Rheumatoid Arthritis: What CRP Levels Say About You

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  • Rheumatoid Arthritis

    Rheumatoid Arthritis

    Rheumatoid arthritis (RA) is a type of arthritis that can affect anyone at any age. However, it’s more common in women and often first appears in middle age. Like any type of arthritis, RA causes swollen, painful joints.

    Unlike osteoarthritis, which occurs because of the natural wear and tear on joints as you age, RA is a result of your immune system attacking your joints. Why this happens is not fully understood.

  • RA Inflammation

    RA Inflammation

    If you have RA, your joints are painful because they’re inflamed. Inflammation is a natural process that occurs when your immune system attacks a foreign invader.

    When working correctly, immune cells rush to an area of infection, like a cut, and go to work. This causes the area to become inflamed, red, and painful.

    RA-induced inflammation occurs because your immune system mistakes your joints for an invader.

  • C-Reactive Protein

    C-Reactive Protein

    C-reactive protein (CRP) is a protein that’s produced by your liver and can be found in your blood. CRP levels in your blood rise in response to inflammation. For example, the levels of CRP in your blood will rise when you have an infection. High CRP levels will fall when the infection is under control.

  • CRP and Diagnosis of RA

    CRP and Diagnosis of RA

    No single test can confirm that you have RA, but measuring levels of CRP in your blood can be part of a comprehensive diagnosis. The criteria for diagnosing RA include:

    • other lab tests, such as scanning blood for an antibody called rheumatoid factor
    • the swelling and amount of pain in your joints
    • the duration of your symptoms
  • The CRP Test

    The CRP Test

    To get a CRP test, all you need to do is give a small sample of blood. Your doctor will tell you ahead of time if you need to fast or stop taking certain medications. Once your blood is drawn, it will go to a lab for testing, and your doctor will inform you of the results.

    There is almost no risk associated with having blood drawn for the CRP test.

  • Normal CRP Levels

    Normal CRP Levels

    Your CRP levels should be normal if you don’t have any infections or chronic inflammatory illnesses such as RA, Crohn’s disease, or lupus. Normal CRP levels are below 3.0 milligrams per deciliter (mg/dL). A standard CRP test often can’t even detect normal levels because they’re so low.

    A high sensitivity CRP test can detect levels below 10.0 mg/dL. This kind of test is performed to determine risk for cardiovascular disease. Levels of CRP over 3.0 mg/dL are thought to put you at a higher-than-average risk for heart disease. 

  • Elevated CRP Levels

    Elevated CRP Levels

    If you’re being tested for RA, your doctor will likely order a standard CRP test rather than a high-sensitivity test. Levels of CRP that can be detected with a standard test are considered elevated. Elevated levels of CRP are indicative of an inflammatory disease, but don’t confirm a definitive RA diagnosis.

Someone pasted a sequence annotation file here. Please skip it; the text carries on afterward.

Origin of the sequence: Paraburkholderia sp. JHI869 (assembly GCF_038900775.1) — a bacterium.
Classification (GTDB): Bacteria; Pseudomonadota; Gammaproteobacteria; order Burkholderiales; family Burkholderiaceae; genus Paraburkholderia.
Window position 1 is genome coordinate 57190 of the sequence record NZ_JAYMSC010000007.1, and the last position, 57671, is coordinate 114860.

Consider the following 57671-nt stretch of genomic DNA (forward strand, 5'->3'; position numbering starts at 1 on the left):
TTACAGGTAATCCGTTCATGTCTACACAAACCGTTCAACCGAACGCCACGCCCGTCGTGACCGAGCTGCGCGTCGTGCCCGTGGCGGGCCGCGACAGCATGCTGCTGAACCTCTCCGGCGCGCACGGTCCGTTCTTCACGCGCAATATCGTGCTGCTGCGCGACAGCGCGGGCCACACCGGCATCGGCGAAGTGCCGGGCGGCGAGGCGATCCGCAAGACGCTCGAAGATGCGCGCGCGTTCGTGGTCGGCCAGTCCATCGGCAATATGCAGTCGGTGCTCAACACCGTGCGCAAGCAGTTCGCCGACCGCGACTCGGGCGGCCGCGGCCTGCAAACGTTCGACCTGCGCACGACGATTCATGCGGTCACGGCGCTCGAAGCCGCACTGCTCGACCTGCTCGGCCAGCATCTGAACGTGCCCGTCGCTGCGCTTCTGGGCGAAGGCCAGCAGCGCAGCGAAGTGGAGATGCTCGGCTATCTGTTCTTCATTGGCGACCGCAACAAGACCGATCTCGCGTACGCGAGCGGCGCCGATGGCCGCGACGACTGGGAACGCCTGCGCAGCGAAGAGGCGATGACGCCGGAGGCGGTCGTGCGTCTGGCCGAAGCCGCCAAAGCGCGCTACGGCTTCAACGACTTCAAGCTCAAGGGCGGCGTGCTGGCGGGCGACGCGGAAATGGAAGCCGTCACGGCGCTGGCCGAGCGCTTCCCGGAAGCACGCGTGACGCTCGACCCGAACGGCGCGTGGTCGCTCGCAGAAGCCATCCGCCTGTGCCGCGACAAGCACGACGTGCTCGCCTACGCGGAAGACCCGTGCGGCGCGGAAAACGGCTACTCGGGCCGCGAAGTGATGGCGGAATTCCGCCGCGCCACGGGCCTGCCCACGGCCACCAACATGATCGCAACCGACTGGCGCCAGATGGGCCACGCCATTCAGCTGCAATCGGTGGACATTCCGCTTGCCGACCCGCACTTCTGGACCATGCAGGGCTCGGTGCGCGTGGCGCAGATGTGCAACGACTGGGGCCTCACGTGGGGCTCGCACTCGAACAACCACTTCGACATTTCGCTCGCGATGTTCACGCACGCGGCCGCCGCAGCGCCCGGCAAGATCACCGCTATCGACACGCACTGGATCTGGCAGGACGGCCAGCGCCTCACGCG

• CRP Levels and Response to Treatment

    CRP Levels and Response to Treatment

    Once you have been diagnosed with RA, your doctor may order occasional CRP tests. Your CRP levels are useful in indicating how well your treatments are working. For instance, if you try a new medication, your doctor may test your CRP levels a few weeks later.

    If your levels have dropped, the medication is helping. If your CRP levels rise, your doctor will know that you’re having a flare up and may choose to try new treatments.

  • Problems With CRP Tests

    Problems With CRP Tests

    Measuring CRP levels isn’t a perfect method for diagnosing RA or the effectiveness of treatments. This is because CRP isn’t specific to RA. Elevated levels of CRP can indicate any type of infection or inflammatory disease.

    Though it’s not understood why, some studies have shown that up to 45 percent of patients had normal levels, yet were considered to have RA.


●      2010 Rheumatoid Arthritis Classification. (2010). American College of Rheumatology. Retrieved July 31, 2013, from http://www.rheumatology.org/practice/clinical/classification/ra/ra_2010.asp
●      C-Reactive Protein. (2013, March 22). National Institutes of Health. Retrieved July 31, 2013, from http://www.nlm.nih.gov/medlineplus/ency/article/003356.htm
●      Handout on Health: Rheumatoid Arthritis. (2009, April). National Institutes of Health. Retrieved July 31, 2013, from http://www.niams.nih.gov/Health_Info/Rheumatic_Disease/#ra_9
●      Rheumatoid Arthritis. (2013, March 22). National Institutes of Health. Retrieved July 31, 2013, from http://www.nlm.nih.gov/medlineplus/ency/article/000431.htm
●      Sokka, T., and Pincus, T. (2009, January 23). Erythrocyte Sedimentation Rate, C-Reactive Protein, or Rheumatoid Factor are Normal at Presentation in 35% - 45% of Patients with Rheumatoid Arthritis Seen Between 1980 and 2004: Analyses from Finland and the United States. J. Rheum., 2009; 36: 7, 1387-1390. Retrieved July 31, 2013, from http://www.jrheum.org/content/36/7/1387.abstract